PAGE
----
2. Untapable

Could she be the best 3-year-old in the country? Maybe. She was dominant in winning the Kentucky Oaks to remain unbeaten in three outings this year. And unlike the Derby, the Oaks was fast; she ran the 1 ⅛ miles in 1:48.68, or about a length faster than Rachel Alexandra in 2009. Untapable, however, isn't aimed at the Preakness, and there are no immediate plans for her to take on the "boys." Instead she'll make her next start at Belmont Park in either the Acorn Stakes or the Mother Goose, according to her trainer, Steve Asmussen.

3. Danza

Danza had a rough trip on his way to finishing third in the Derby: He got bumped around and shuffled back in the run to the first turn, and in the stretch he was involved in some more bumping while having to alter course to find running room. He's possible, but unlikely, for the Preakness. Winner of the Arkansas Derby, he's likely, though, to become a major player in the post-Triple Crown stakes since he's a lightly raced colt who just seems to be approaching his potential.

4. Wicked Strong

The Wood Memorial winner also had a rough trip in the Derby, stumbling at the start, getting bumped and racing wide throughout. Finishing fourth under the circumstances represented a good effort. A large colt who seems to do his best running on the straight, Wicked Strong might be better suited to Belmont Park, with its huge sweeping turns. He'll skip the Preakness and aim instead for the final race in the famed series.

5. Commanding Curve

For the second consecutive year, trainer Dallas Stewart sent out a long shot that finished second in the Kentucky Derby. Commanding Curve swung to the outside and came home with good energy to get within two lengths of California Chrome. But Commanding Curve never really threatened. He'll pass the Preakness and aim for the Belmont Stakes.

6. Samraat

The King of Queens gave an admirable performance in Kentucky. Like many, he encountered traffic and bumping along the way, but he challenged California Chrome at the top of the stretch and then stayed on gamely, finishing fifth. The classic distance is simply a little beyond his reach, but up to nine furlongs he can run with the best of his generation, as he showed while winning the Withers and the Gotham Stakes.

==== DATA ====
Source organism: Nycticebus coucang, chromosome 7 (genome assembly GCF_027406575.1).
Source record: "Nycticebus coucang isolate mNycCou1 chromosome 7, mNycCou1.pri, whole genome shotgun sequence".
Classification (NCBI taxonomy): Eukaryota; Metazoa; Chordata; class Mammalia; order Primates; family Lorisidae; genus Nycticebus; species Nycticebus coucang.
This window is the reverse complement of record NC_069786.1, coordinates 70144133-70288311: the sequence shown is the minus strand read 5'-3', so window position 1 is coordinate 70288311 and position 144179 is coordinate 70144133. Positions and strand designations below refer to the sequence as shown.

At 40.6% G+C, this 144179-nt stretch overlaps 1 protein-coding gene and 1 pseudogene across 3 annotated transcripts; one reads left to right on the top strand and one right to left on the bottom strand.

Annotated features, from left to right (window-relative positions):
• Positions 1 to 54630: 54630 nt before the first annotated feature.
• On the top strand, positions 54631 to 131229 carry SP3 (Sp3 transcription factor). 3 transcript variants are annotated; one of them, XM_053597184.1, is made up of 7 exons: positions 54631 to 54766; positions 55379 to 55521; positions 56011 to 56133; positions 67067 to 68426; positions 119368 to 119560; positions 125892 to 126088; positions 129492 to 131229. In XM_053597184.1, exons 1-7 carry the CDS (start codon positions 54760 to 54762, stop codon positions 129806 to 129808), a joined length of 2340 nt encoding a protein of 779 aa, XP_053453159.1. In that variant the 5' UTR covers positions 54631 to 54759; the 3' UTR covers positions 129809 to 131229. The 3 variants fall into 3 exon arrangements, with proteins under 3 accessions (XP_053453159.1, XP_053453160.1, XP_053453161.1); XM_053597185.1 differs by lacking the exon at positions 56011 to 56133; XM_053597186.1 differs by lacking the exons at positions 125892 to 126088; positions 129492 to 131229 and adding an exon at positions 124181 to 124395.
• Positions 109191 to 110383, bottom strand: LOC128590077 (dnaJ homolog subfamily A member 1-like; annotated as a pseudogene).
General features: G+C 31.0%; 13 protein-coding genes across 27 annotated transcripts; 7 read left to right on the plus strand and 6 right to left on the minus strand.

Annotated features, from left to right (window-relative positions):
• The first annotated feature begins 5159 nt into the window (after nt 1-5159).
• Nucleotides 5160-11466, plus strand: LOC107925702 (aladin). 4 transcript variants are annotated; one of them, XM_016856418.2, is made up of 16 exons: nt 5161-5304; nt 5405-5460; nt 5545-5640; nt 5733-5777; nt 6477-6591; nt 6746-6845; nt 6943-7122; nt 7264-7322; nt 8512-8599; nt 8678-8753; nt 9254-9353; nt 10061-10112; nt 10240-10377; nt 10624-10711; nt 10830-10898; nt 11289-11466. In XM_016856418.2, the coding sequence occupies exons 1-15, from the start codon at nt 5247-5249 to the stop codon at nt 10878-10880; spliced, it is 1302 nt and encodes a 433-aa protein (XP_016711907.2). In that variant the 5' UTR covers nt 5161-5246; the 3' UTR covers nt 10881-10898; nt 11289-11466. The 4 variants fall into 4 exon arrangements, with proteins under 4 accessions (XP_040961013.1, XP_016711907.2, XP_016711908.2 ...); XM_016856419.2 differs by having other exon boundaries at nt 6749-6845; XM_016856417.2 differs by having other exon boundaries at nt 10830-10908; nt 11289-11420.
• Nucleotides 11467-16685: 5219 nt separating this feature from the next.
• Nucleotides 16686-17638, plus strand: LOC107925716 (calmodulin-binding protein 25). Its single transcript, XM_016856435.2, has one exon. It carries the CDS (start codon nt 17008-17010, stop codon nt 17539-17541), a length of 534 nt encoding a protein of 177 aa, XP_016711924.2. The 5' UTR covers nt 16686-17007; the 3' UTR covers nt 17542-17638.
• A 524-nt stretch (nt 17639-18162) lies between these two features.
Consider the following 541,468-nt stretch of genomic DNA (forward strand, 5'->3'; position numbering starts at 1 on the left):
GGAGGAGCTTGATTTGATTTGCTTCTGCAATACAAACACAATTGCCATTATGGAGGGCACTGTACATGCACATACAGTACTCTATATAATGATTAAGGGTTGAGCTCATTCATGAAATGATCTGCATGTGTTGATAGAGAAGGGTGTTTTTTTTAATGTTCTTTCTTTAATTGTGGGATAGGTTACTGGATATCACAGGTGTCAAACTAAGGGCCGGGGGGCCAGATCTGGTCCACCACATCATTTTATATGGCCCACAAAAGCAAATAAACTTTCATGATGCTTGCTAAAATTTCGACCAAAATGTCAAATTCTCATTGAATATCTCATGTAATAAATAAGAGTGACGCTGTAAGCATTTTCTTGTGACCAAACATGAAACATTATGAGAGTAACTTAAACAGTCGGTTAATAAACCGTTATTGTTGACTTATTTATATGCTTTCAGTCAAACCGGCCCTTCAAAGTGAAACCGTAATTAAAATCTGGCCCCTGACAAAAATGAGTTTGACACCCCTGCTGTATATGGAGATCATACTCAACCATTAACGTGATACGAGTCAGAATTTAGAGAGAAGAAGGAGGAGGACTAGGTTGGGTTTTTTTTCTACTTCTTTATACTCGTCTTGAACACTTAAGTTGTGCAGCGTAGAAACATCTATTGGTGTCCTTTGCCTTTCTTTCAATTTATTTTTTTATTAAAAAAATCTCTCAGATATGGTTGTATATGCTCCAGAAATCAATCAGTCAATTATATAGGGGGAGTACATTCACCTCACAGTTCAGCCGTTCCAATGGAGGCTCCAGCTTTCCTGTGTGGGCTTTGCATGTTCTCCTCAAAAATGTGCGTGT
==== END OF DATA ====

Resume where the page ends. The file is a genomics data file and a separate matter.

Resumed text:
7. Hoppertunity

The runner-up in the Santa Anita Derby was scratched out of the Kentucky Derby because of a bruised foot. An examination then revealed a bone spur, which was surgically removed. Hoppertunity, who actually turned 3 on May 7, has a bright future nevertheless. He'll be on the shelf a month or so before resuming training. But he could return to be a major player this fall.

8. Social Inclusion

He was scratched out of a minor stakes, the Sir Bear, at Gulfstream Park because of bruised foot. But he arrived at Pimlico on Thursday to begin preparing for the Preakness. He's obviously extremely talented, as he showed while winning his second start by 10 lengths and then again while finishing third in the Wood Memorial. At the very least, the speedster will have an impact on the Preakness, and he could be an upset possibility.

9. Dance With Fate

Like many, Dance With Fate had a troubled trip in the Derby, where he rallied to finish sixth. All things considered, the Blue Grass Stakes winner gave a good performance at Churchill Downs. And although he's best known for his accomplishments on synthetic surfaces, he probably deserves another chance to show what he can do on dirt.

10. Ride On Curlin

Darting to the rail immediately, he saved ground in the Derby only to find himself blocked in traffic when the serious running began. He then had to swing to the outside, where he finished with interest and energy to be seventh. He'll go on to Baltimore, where Joel Rosario will replace jockey Calvin Borel for the Preakness.

Also receiving votes: Bayern (17), Shared Belief (15), Cairo Prince (12), Honor Code (10), Australia (9), Mr. Speaker (9), Constitution (8), Kingman (8), Candy Boy (7), Intense Holiday (7), Top Billing (4), Kid Cruz (4), Havana (3), Medal Count (3), Embellishing Bob (2), General a Rod (1), My Miss Sophia (1).

To see how our experts voted, please click here.